10 Tab 5, one that your Lordship may, with regret,
11 remember is the Lees Millais case.
12 MR JUSTICE PETER SMITH: I have no regret about that
14 MR TURNER: Sorry, my Lord?
15 MR JUSTICE PETER SMITH: I have no regret about that
17 MR TURNER: My Lord, I understand.
Second, the emails that you sent to BA about it
5 weren’t framed — if we turn to the email on page 12,
6 behind tab 2, we see the two emails on pages 12 and 13.
7 These weren’t framed as open questions to ask: what has
8 happened? The emails to the chairman make a series of
9 very pointed allegations, culminating in conviction on
10 certain points, and they raise issues similar to those
11 which are pleaded in the case and the litigation before
12 you by the claimants. We have given some of the
13 references. Some of these are couched as conclusions,
14 convictions, but not even as possibilities.
15 If you have the first email and look to the bottom
16 of page 12, right at the bottom:
17 “… plainly a deliberate decision …” not to carry
18 any luggage at all.
19 MR JUSTICE PETER SMITH: Are you telling me it is
20 accidental? Don’t just say: I have no instructions.
21 Just engage your brain, Mr Turner, and tell me how you
22 can think how it can be possible that a plane can take
23 off and accidentally leave the entirety of the
24 passengers’ luggage behind?
25 MR TURNER: My Lord, I am not wishing to block your
1 Lordship’s question. I simply do not know how this may
2 have arisen; whether there may have been some
3 administrative error —
4 MR JUSTICE PETER SMITH: They might have left the door open
5 and it might have fallen off in pieces as it was taking
6 off, I suppose, but —
7 MR TURNER: My Lord, I simply cannot speculate. What I can
8 say is that to arrive at the conclusion —
My mind is open. You think my mind is closed. I am
15 open. I am not a pilot. I read all my Biggles books,
16 but I just do not, to my limited knowledge, know how
17 this can happen accidentally.
18 MR TURNER: My Lord, I would agree with that, we cannot
19 know, and my mind is open, all of our minds are open
20 because we are not pilots, but —
21 MR JUSTICE PETER SMITH: So you accept it can’t happen
22 accidentally then? So the pilot must have known —
23 MR TURNER: What I am saying is that you framed this as
24 a conviction, deliberate deception on the passengers,
25 that was perpetuated. That is the framing of it which
1 is the problem.
2 Then if we turn over the page —
3 MR JUSTICE PETER SMITH: What should I have said? That it
4 might be that it was a deliberate deception?
5 MR TURNER: My Lord, it is not what you should have said.
6 It is that you have framed a series of questions setting
7 out convictions on serious issues that chime with the
8 claimants’ pleading in this case.
MR TURNER: Yes. My Lord, what you have done, though, is
7 expressed certain conclusions about the deliberate
8 behaviour and the deliberate deception —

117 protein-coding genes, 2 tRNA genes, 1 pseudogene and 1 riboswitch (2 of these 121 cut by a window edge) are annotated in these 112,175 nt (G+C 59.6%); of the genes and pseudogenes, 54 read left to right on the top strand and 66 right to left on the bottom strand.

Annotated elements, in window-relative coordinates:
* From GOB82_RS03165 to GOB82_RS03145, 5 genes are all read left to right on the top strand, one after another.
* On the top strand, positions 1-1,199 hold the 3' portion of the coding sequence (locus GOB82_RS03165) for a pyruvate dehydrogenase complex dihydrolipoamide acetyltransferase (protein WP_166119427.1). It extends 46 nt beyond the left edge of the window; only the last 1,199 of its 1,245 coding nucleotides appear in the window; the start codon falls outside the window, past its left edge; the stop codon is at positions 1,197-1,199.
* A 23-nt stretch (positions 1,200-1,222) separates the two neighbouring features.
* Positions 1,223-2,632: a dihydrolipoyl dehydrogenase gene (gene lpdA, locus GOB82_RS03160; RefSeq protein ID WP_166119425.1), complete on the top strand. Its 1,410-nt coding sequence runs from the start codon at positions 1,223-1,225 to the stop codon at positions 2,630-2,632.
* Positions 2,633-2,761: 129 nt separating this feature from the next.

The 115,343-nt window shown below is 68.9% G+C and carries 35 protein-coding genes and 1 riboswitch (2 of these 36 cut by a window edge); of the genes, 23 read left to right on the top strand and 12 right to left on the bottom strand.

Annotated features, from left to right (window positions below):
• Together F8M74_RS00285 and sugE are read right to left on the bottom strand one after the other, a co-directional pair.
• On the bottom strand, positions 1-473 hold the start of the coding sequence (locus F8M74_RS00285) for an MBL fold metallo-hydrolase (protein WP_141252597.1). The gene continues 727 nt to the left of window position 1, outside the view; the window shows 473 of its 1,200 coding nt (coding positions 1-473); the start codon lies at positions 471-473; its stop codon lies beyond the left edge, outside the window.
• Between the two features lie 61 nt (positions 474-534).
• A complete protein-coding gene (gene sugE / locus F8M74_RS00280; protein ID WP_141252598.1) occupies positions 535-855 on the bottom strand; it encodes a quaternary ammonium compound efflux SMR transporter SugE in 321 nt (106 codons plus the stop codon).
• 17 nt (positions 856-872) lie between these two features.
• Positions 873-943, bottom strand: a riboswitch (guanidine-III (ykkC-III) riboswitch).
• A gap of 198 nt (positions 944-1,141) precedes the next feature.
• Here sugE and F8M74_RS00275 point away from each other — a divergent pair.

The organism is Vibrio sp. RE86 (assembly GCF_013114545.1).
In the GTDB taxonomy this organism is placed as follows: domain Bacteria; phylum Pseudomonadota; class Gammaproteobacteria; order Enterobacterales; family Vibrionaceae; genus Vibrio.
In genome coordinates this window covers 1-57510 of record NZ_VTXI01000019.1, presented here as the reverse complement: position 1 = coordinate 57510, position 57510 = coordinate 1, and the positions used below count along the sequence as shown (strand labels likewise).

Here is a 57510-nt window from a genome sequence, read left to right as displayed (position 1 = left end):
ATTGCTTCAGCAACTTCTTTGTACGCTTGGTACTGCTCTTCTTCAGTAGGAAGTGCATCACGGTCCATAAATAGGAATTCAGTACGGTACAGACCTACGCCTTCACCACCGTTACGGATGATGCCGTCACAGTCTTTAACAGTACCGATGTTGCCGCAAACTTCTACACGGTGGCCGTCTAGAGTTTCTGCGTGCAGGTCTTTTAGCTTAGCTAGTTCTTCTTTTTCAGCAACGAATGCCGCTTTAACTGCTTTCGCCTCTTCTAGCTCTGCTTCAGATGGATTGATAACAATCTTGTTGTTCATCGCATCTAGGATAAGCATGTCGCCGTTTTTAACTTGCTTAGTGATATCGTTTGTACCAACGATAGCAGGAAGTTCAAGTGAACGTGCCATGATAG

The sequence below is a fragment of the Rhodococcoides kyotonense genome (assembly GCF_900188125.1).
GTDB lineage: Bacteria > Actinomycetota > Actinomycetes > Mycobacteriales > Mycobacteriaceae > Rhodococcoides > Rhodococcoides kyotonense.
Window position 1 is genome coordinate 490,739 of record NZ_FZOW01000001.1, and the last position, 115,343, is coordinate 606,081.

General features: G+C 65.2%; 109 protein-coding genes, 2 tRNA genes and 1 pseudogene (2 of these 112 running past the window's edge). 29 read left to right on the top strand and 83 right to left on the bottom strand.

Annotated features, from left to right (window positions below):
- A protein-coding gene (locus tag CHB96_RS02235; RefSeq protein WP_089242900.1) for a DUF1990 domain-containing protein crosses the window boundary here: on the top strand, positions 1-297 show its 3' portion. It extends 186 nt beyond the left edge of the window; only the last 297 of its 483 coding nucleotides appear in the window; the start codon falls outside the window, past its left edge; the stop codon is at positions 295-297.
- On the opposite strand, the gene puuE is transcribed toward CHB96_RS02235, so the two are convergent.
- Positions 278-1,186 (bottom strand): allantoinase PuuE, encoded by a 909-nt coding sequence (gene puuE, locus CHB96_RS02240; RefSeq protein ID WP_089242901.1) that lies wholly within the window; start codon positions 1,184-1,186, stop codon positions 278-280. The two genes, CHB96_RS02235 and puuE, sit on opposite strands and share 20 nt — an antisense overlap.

9 MR JUSTICE PETER SMITH: I haven’t expressed any conclusions
10 about deliberate behaviour. I said that those things
11 appeared to me to be deliberate.
12 MR TURNER: “This was plainly a deliberate decision to leave
13 a whole flight’s luggage behind.”
14 MR JUSTICE PETER SMITH: I repeat, I don’t see how you could
15 do it accidentally.
16 MR TURNER: My Lord, I understand that. We are looking at
17 this —
18 MR JUSTICE PETER SMITH: You don’t accept it. Do you
19 accept —
20 MR TURNER: — not from the point of view that your
21 Lordship’s motivations were, and I put that entirely to
22 one side; we are looking at this from the point of view,
23 on both sides, as a matter of what the fair-minded and
24 well-informed observer would think.
25 MR JUSTICE PETER SMITH: No, you’re not. You’re putting it
1 from your clients’ point of view. You are no better to
2 say what the fair-minded person would be than I would
3 be. Anyway.
4 MR TURNER: Well, that is a decision that, if your Lordship
5 was against us, may have to be taken by the
6 Court of Appeal.
MR TURNER: My Lord, may I then turn ahead and complete the
2 survey and ask you, at the end of my submissions, if
3 your Lordship would be so kind as to reflect upon the
5 The next point is that the questions that you
6 raised, which you see on page 13, a series of detailed
7 questions, also take as their factual starting point and
8 premise the issue of deception, such as:
9 “Were the staff instructed to deceive us and, if so,
10 who gave that instruction?
11 “What was …”
12 MR JUSTICE PETER SMITH: That can be answered by: no staff
13 were instructed to deceive us.
14 MR TURNER: But the underlying premise is that they did
15 deceive you.
MR JUSTICE PETER SMITH: Email it to my clerk.
6 Thank you, Mr Turner in particular, for the measured
7 and reasonable way in which you put forward what I know
8 was a very difficult application for you to make.